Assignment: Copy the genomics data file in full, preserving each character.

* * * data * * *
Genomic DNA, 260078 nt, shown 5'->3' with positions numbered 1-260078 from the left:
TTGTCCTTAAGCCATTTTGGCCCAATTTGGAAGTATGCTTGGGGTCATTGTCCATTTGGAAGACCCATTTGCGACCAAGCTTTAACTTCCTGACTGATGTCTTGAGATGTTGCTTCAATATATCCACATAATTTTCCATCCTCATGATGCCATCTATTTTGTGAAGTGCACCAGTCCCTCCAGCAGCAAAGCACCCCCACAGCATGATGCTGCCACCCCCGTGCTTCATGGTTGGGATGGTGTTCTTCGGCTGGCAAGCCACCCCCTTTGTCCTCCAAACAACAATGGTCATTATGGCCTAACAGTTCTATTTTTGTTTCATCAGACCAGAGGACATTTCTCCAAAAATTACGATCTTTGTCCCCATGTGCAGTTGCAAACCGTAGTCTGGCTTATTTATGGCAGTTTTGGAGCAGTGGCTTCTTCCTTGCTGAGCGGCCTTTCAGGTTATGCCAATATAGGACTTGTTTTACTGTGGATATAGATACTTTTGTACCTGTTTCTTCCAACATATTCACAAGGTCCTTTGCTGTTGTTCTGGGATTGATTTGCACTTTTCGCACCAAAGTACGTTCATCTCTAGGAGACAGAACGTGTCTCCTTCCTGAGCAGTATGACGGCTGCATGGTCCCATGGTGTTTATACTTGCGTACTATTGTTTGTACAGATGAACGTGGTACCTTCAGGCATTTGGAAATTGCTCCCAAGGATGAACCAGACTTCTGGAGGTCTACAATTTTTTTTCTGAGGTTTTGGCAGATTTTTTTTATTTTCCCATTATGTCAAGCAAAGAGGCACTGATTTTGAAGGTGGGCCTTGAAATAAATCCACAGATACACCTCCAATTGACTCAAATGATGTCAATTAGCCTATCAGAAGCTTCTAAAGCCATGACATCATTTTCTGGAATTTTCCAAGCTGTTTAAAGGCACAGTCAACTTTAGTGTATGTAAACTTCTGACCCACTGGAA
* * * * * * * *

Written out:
Genomic DNA, 260078 nt, shown 5'->3' with positions numbered 1-260078 from the left:
TTGTCCTTAAGCCATTTTGGCCCAATTTGGAAGTATGCTTGGGGTCATTGTCCATTTGGAAGACCCATTTGCGACCAAGCTTTAACTTCCTGACTGATGTCTTGAGATGTTGCTTCAATATATCCACATAATTTTCCATCCTCATGATGCCATCTATTTTGTGAAGTGCACCAGTCCCTCCAGCAGCAAAGCACCCCCACAGCATGATGCTGCCACCCCCGTGCTTCATGGTTGGGATGGTGTTCTTCGGCTGGCAAGCCACCCCCTTTGTCCTCCAAACAACAATGGTCATTATGGCCTAACAGTTCTATTTTTGTTTCATCAGACCAGAGGACATTTCTCCAAAAATTACGATCTTTGTCCCCATGTGCAGTTGCAAACCGTAGTCTGGCTTATTTATGGCAGTTTTGGAGCAGTGGCTTCTTCCTTGCTGAGCGGCCTTTCAGGTTATGCCAATATAGGACTTGTTTTACTGTGGATATAGATACTTTTGTACCTGTTTCTTCCAACATATTCACAAGGTCCTTTGCTGTTGTTCTGGGATTGATTTGCACTTTTCGCACCAAAGTACGTTCATCTCTAGGAGACAGAACGTGTCTCCTTCCTGAGCAGTATGACGGCTGCATGGTCCCATGGTGTTTATACTTGCGTACTATTGTTTGTACAGATGAACGTGGTACCTTCAGGCATTTGGAAATTGCTCCCAAGGATGAACCAGACTTCTGGAGGTCTACAATTTTTTTTCTGAGGTTTTGGCAGATTTTTTTTATTTTCCCATTATGTCAAGCAAAGAGGCACTGATTTTGAAGGTGGGCCTTGAAATAAATCCACAGATACACCTCCAATTGACTCAAATGATGTCAATTAGCCTATCAGAAGCTTCTAAAGCCATGACATCATTTTCTGGAATTTTCCAAGCTGTTTAAAGGCACAGTCAACTTTAGTGTATGTAAACTTCTGACCCACTGGAA